Monday, September 07, 2009

Incentives - Its a Whole New Ball Game

The recent McKinsey article about "How companies are benefiting from Web 2.0: McKinsey Global Survey Results notes the change in incentive structures for effective adoption.

"Many companies experiment with Web 2.0 technologies, but creating an environment with a critical mass of committed users is more difficult.3 The survey results confirm that successful adoption requires that the use of these tools be integrated into the flow of users’ work (Exhibit 5). Furthermore, encouraging continuing use requires approaches other than the traditional financial or performance incentives deployed as motivational tools. In the Web community, status is often built on a reputation for making meaningful contributions. Respondents say informal incentives incorporating the Web ethos, such as ratings by peers and online recognition of status, have been most effective in encouraging Web 2.0 adoption. They also say role modeling—active Web use by executives—has been important for encouraging adoption internally."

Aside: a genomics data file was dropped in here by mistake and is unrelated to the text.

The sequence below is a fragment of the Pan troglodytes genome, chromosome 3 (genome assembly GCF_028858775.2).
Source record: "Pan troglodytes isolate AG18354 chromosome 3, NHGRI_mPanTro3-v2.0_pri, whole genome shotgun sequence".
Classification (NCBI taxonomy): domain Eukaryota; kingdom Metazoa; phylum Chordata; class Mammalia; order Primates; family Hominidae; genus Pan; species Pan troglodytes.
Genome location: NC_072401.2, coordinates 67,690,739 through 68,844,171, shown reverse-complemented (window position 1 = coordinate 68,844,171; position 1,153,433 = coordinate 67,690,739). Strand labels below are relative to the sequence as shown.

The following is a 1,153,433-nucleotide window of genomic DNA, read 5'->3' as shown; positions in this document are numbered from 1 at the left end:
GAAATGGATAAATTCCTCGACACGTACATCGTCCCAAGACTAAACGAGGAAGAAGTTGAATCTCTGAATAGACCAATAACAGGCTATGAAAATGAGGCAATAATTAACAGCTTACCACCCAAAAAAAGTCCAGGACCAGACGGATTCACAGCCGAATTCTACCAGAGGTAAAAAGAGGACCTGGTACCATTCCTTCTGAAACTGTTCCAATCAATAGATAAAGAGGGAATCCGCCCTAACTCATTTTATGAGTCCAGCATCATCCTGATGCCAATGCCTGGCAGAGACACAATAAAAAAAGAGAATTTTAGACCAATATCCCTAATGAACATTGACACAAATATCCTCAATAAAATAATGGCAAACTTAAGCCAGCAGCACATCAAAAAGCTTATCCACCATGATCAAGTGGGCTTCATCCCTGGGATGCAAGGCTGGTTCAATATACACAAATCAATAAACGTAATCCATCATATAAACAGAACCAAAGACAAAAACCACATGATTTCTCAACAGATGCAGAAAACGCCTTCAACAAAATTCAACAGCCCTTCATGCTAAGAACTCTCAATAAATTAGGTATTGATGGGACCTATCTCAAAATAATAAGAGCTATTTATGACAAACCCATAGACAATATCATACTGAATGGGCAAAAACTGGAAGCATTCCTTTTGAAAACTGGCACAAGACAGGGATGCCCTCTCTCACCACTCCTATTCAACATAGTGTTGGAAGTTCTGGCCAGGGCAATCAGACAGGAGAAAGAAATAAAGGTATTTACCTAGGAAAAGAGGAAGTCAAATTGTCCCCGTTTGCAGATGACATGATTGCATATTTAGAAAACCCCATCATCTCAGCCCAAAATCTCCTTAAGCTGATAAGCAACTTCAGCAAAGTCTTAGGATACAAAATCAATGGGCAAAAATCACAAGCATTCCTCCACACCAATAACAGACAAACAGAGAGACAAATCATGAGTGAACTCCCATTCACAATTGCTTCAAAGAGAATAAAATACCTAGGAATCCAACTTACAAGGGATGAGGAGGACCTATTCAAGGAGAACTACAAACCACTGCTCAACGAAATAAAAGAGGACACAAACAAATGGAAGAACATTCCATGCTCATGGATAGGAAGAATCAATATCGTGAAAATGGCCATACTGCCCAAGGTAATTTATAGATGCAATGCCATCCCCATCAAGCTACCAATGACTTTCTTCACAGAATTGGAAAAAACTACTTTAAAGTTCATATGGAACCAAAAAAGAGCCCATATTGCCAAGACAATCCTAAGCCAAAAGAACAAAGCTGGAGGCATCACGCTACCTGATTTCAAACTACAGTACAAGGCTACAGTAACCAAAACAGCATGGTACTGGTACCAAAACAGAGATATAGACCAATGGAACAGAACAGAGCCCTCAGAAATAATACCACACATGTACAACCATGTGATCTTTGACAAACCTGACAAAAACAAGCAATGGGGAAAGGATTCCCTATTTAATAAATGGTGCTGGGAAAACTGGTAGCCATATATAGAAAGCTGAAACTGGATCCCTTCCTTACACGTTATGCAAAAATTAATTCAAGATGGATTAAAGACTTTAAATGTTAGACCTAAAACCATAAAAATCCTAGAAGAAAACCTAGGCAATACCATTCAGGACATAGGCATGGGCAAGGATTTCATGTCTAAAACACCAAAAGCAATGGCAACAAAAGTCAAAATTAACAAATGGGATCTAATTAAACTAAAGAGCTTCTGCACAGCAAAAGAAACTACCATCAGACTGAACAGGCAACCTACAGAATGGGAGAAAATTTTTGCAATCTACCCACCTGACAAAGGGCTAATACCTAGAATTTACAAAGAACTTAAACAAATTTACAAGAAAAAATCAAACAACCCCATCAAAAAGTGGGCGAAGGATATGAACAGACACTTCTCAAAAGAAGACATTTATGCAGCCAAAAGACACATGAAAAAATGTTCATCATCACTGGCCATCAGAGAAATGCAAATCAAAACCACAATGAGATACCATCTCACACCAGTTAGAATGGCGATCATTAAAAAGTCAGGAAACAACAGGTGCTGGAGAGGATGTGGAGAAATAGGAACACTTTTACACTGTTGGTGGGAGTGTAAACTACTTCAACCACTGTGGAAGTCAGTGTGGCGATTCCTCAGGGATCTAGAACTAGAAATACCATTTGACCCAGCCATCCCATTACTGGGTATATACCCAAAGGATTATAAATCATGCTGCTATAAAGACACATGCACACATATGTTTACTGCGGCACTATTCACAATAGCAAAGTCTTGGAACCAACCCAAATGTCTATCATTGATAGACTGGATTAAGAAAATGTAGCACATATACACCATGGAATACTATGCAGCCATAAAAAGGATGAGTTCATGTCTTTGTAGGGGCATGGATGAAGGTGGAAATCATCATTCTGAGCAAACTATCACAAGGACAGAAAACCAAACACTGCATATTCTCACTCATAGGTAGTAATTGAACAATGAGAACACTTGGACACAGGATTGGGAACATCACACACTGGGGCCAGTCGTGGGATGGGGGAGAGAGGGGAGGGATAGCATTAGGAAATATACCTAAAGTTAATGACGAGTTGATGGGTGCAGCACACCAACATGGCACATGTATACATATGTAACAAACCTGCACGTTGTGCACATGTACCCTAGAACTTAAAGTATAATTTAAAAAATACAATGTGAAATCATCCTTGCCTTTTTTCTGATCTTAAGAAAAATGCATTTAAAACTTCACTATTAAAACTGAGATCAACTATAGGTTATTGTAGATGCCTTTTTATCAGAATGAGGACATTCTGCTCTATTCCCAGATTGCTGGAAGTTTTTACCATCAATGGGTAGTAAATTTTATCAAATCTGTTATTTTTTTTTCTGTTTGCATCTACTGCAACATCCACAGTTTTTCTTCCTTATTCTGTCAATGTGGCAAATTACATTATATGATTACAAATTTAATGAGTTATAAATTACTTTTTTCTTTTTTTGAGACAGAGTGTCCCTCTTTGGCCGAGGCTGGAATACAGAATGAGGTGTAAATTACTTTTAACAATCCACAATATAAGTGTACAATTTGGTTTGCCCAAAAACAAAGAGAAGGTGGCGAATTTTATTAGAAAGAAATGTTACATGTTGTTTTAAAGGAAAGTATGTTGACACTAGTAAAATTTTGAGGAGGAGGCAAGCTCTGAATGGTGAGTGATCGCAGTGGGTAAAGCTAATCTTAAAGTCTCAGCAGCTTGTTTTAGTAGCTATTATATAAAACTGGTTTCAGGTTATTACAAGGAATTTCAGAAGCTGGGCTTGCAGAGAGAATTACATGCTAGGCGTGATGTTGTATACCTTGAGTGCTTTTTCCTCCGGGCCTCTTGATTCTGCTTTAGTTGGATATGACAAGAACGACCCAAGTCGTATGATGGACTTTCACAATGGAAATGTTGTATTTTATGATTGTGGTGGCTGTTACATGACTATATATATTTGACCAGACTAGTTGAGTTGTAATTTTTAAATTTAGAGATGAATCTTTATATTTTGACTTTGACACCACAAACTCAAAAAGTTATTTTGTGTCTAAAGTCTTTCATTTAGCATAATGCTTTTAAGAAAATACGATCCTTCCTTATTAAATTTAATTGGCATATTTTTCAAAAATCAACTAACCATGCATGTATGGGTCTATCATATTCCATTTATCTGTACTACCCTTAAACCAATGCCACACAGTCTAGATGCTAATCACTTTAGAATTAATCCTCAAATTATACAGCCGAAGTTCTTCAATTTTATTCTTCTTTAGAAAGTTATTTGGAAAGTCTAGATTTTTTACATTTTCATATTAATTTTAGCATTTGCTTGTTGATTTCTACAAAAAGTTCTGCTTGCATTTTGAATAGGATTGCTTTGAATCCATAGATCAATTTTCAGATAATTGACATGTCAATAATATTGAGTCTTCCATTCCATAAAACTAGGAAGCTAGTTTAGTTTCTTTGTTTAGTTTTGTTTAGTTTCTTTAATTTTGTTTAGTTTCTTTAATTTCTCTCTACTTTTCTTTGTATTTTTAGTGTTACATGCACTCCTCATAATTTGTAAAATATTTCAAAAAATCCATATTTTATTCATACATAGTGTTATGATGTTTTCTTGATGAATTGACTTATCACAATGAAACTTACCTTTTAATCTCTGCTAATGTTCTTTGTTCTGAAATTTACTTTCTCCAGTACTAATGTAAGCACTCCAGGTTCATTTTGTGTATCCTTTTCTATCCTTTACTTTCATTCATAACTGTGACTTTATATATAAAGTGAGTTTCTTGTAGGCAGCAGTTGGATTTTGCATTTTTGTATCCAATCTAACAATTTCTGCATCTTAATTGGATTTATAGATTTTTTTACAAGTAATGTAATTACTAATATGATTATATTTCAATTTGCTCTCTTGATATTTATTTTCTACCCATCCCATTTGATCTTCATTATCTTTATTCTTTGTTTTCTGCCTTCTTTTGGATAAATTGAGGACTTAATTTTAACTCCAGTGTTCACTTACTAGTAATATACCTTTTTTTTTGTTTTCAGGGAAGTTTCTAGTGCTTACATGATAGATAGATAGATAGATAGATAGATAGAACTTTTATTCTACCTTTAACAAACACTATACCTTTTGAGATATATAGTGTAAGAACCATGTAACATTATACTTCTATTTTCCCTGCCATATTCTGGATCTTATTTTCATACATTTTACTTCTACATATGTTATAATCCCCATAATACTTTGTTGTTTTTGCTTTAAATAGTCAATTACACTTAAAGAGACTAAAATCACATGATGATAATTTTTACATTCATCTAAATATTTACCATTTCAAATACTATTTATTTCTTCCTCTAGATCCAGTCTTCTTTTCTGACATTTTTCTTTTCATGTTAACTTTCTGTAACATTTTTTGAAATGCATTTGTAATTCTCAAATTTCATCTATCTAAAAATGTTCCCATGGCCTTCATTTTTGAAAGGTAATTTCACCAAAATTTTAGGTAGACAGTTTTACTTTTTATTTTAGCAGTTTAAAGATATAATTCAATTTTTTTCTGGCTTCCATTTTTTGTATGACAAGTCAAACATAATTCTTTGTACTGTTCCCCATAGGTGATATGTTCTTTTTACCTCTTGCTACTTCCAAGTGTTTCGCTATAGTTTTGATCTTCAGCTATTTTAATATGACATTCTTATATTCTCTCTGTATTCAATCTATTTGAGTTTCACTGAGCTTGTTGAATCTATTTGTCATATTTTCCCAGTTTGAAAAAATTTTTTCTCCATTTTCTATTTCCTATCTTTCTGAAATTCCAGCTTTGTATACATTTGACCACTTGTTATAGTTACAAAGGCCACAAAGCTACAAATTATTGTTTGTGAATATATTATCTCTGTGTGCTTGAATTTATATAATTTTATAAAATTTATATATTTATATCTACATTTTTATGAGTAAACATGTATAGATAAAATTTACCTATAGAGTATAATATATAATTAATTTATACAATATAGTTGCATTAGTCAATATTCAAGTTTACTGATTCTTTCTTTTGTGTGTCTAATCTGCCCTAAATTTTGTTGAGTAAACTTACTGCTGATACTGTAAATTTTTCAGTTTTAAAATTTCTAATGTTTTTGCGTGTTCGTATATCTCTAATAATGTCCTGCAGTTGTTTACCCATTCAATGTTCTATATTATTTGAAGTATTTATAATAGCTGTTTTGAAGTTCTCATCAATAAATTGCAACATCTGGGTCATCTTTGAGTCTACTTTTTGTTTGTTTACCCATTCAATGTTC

1. The kind of incentives that work are those that involve recognition rather financial incentives. In an era where time and attention are scarce resources, attention in the form of recognition is the highest accomplishment.

2. Peer ratings and online recognition require a community, network, or audience engaged with each other in an ongoing way in which one develops a reputation. The new incentives are contextual and connected as opposed to financial incentives which have often (though not always) rewarded individual accomplishment. The new incentives are usually less concrete and more intangible, collectively awarded as opposed to managed by those holding the most power and more individualized as opposed to standardized.

3. Role modeling requires a leader to "be the change you want to see."

What are the implication for leadership of this new "incentive" system? Is "incentive" the appropriate word or is this something different? I think that the new system values new leadership skills and values -- listening, integrity, ego contraction and an awareness of your interconnectivity with others. What do you think?

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